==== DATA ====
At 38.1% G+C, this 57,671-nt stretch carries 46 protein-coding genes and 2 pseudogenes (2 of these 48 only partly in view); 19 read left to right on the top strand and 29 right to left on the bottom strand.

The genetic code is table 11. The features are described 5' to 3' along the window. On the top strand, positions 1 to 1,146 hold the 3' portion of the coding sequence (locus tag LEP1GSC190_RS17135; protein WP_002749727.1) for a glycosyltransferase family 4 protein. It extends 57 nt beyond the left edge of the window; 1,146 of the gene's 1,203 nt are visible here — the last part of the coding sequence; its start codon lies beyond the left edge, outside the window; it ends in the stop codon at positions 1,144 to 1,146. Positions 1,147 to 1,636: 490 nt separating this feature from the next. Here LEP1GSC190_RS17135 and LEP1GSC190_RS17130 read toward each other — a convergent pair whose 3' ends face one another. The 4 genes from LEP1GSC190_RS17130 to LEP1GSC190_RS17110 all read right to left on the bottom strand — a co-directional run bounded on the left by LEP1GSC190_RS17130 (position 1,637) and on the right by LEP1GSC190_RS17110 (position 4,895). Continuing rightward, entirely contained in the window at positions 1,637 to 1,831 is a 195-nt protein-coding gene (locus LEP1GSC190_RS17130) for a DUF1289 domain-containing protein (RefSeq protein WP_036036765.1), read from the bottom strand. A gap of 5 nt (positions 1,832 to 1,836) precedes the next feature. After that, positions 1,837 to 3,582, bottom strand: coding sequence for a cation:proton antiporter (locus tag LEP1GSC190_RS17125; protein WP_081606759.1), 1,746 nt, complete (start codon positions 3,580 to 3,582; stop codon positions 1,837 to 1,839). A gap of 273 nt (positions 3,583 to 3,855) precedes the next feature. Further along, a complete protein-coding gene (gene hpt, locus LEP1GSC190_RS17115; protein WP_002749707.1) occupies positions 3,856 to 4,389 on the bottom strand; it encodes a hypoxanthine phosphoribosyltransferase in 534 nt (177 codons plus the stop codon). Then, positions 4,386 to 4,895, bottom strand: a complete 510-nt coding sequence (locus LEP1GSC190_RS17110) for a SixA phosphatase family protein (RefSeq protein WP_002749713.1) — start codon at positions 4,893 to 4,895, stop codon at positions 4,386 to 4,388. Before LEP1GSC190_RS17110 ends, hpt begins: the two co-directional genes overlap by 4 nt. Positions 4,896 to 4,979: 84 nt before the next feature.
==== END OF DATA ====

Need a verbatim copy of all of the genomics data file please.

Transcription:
At 38.1% G+C, this 57,671-nt stretch carries 46 protein-coding genes and 2 pseudogenes (2 of these 48 only partly in view); 19 read left to right on the top strand and 29 right to left on the bottom strand.

The genetic code is table 11. The features are described 5' to 3' along the window. On the top strand, positions 1 to 1,146 hold the 3' portion of the coding sequence (locus tag LEP1GSC190_RS17135; protein WP_002749727.1) for a glycosyltransferase family 4 protein. It extends 57 nt beyond the left edge of the window; 1,146 of the gene's 1,203 nt are visible here — the last part of the coding sequence; its start codon lies beyond the left edge, outside the window; it ends in the stop codon at positions 1,144 to 1,146. Positions 1,147 to 1,636: 490 nt separating this feature from the next. Here LEP1GSC190_RS17135 and LEP1GSC190_RS17130 read toward each other — a convergent pair whose 3' ends face one another. The 4 genes from LEP1GSC190_RS17130 to LEP1GSC190_RS17110 all read right to left on the bottom strand — a co-directional run bounded on the left by LEP1GSC190_RS17130 (position 1,637) and on the right by LEP1GSC190_RS17110 (position 4,895). Continuing rightward, entirely contained in the window at positions 1,637 to 1,831 is a 195-nt protein-coding gene (locus LEP1GSC190_RS17130) for a DUF1289 domain-containing protein (RefSeq protein WP_036036765.1), read from the bottom strand. A gap of 5 nt (positions 1,832 to 1,836) precedes the next feature. After that, positions 1,837 to 3,582, bottom strand: coding sequence for a cation:proton antiporter (locus tag LEP1GSC190_RS17125; protein WP_081606759.1), 1,746 nt, complete (start codon positions 3,580 to 3,582; stop codon positions 1,837 to 1,839). A gap of 273 nt (positions 3,583 to 3,855) precedes the next feature. Further along, a complete protein-coding gene (gene hpt, locus LEP1GSC190_RS17115; protein WP_002749707.1) occupies positions 3,856 to 4,389 on the bottom strand; it encodes a hypoxanthine phosphoribosyltransferase in 534 nt (177 codons plus the stop codon). Then, positions 4,386 to 4,895, bottom strand: a complete 510-nt coding sequence (locus LEP1GSC190_RS17110) for a SixA phosphatase family protein (RefSeq protein WP_002749713.1) — start codon at positions 4,893 to 4,895, stop codon at positions 4,386 to 4,388. Before LEP1GSC190_RS17110 ends, hpt begins: the two co-directional genes overlap by 4 nt. Positions 4,896 to 4,979: 84 nt before the next feature.